Josh Trank’s Fantastic Four reboot hit the box office with a thud this weekend, dead on arrival as foretold by a readily apathetic internet contingency that eagerly dismissed the film before it even headed into production. Following Tim Story’s disastrous previous outings in 2005 and 2007, it seemed no one was interested in another reboot, even from the studio that’s found recent success — both critical and commercial — with the X-Men franchise. Maybe there’s just no good way to make a Fantastic Four movie.

Between the gossipy reports of Trank’s behavior on set, the general lack of belief in Fox’s ability to properly reboot the franchise, and the studio’s decision to keep the film hidden from the press for as long as possible, Fantastic Four never stood a chance. Fox didn’t take the film to Comic-Con last year, which many took as an early omen of Fantastic Four’s poor quality and the studio’s lack of faith in Trank’s vision.

Conflicting reports have continued to swirl around the production — Trank was folding under pressure and unprofessional, Fox didn’t like his approach from the beginning, there were a lot of reshoots (depending on who you ask, these were either barely incorporated into the finished product or incredibly obvious — i.e. Sue Storm’s bad wig), and Fox was still shooting the film as recently as two months ago.

All we can do is judge the final result, a film that is mostly decent for the first hour before devolving into a cheap, CG-heavy, lackluster action sequence reminiscent of a video game boss battle. The character-building is decent (though not great), but it’s the most interesting aspect of the film. As soon as Reed, Sue, Johnny and Ben are gifted (or burdened) with their powers, the film turns into a silly mess.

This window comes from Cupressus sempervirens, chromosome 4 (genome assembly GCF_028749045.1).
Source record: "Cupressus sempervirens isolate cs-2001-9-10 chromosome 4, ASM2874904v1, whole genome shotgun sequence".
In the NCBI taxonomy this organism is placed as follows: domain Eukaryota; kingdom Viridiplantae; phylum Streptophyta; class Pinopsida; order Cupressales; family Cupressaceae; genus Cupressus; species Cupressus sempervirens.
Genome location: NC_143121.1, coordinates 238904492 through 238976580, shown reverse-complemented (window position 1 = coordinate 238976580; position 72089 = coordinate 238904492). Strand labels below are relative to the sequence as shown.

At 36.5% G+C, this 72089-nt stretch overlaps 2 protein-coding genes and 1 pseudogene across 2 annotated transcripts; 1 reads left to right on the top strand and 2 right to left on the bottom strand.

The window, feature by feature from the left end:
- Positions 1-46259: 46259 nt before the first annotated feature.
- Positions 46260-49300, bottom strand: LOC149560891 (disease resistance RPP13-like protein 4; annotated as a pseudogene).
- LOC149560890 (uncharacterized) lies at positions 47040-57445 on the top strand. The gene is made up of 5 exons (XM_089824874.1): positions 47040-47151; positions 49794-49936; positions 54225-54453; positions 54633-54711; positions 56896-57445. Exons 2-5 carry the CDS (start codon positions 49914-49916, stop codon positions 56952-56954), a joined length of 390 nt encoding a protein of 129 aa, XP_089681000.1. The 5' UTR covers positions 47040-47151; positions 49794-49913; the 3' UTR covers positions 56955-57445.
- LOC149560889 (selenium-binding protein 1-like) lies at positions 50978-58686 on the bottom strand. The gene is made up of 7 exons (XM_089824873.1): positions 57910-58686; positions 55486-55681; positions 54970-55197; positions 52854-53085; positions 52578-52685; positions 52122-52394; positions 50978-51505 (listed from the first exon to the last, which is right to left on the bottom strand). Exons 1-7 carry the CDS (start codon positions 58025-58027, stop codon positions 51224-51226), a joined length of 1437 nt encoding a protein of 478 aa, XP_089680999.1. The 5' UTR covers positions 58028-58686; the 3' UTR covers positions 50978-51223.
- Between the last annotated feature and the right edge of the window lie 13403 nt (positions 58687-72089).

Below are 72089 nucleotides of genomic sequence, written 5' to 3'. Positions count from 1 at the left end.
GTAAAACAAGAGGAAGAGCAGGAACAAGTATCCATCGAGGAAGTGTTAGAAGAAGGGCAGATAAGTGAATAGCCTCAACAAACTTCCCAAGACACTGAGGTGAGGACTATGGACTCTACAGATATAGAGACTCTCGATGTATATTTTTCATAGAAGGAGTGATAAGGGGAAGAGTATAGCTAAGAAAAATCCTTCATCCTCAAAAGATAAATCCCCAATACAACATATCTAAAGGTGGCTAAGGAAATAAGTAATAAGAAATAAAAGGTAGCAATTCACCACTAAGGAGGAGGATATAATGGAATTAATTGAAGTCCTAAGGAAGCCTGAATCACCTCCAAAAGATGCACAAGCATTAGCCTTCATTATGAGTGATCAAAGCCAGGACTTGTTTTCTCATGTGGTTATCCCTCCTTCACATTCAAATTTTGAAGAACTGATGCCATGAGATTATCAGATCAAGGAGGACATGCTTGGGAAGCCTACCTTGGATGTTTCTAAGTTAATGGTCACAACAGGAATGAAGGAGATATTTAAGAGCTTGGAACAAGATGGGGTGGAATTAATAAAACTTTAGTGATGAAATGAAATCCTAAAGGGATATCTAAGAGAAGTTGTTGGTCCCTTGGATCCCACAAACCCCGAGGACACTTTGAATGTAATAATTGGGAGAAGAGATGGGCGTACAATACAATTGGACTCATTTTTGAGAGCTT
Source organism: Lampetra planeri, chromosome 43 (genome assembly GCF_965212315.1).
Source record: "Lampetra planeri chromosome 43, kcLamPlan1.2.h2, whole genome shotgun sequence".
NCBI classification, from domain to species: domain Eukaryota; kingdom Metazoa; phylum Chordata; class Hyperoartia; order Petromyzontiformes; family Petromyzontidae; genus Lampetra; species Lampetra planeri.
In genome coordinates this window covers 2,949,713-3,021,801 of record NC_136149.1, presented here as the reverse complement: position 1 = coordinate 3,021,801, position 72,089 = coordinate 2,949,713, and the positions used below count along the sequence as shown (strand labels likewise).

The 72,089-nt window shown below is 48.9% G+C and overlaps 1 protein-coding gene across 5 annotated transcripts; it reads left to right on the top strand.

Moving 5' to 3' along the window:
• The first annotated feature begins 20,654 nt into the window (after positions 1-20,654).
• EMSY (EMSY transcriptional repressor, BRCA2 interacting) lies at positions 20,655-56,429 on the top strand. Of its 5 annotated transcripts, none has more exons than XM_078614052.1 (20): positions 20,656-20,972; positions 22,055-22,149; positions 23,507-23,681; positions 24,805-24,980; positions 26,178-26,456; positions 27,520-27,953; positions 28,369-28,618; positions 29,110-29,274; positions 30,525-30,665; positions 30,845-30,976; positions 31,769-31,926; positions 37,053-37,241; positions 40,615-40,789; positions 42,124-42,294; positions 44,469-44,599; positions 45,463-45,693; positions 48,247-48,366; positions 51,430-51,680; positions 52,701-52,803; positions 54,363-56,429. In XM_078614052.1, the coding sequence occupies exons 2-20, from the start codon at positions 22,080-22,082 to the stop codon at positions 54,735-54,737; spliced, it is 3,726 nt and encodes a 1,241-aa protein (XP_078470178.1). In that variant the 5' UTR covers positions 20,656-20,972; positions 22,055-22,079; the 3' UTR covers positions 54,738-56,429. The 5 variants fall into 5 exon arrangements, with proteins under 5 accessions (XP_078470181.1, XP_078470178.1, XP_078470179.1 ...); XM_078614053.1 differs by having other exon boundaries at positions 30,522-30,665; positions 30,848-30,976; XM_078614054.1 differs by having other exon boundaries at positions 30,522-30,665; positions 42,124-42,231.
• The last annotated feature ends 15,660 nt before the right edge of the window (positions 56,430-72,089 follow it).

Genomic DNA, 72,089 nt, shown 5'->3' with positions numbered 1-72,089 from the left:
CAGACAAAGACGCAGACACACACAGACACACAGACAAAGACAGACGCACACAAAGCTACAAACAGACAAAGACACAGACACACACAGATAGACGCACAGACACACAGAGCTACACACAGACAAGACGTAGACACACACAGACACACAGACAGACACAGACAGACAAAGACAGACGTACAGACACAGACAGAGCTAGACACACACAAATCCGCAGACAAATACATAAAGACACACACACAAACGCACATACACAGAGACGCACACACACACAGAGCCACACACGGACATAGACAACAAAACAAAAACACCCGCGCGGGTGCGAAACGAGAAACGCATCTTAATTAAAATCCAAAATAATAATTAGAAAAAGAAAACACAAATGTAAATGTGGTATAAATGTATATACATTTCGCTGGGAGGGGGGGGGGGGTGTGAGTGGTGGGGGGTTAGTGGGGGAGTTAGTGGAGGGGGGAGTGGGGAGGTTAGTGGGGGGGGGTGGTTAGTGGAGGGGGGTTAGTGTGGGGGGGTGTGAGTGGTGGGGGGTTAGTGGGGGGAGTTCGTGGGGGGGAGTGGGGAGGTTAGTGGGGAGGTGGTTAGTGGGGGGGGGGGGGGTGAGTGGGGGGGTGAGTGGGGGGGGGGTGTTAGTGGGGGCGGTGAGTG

But maybe that problem isn’t contained to Trank’s origin story of Marvel’s First Family. Looking back on previous adaptations, they were all pretty silly. From Roger Corman’s forgotten 1994 film to Tim Story’s lame version and its appalling sequel, the worst parts of those films are the handling of the team’s powers and their villains. Dismissing Story’s sequel for a moment, each of these films have given us a laughably awful version of Doctor Doom, the team’s long-running archenemy.

Corman and Story’s iterations of Doom are faithful to a fault to his appearance in the comic books, featuring a basic green cloak and metal mask. Trank attempted to do something different — when Doom is left in the alternate dimension, the energy he absorbs is so powerful that it horrifically grafts his space suit to his body. The end result is more effective than his big screen predecessors, but ridiculous all the same. He is a man with a metal face obscuring his mouth and rendering him incapable of facial expressions — particularly unfortunate given Toby Kebbell’s incredible acting range. But this is Doctor Doom’s costume, and reimagined or no, his face will always be covered with metal. The absurdity of his appearance feels inevitable.

Similarly, the powers of the Four are inherently silly — Reed Richards becomes Mr. Fantastic, with Stretch Armstrong-like abilities; Sue Storm becomes the Invisible Woman, able to render herself and other objects invisible and create force fields; Johnny Storm becomes the Human Torch, capable of flaming on and off at will and using his ability to fly very fast; Ben Grimm becomes the Thing, a hulking pile of rocks.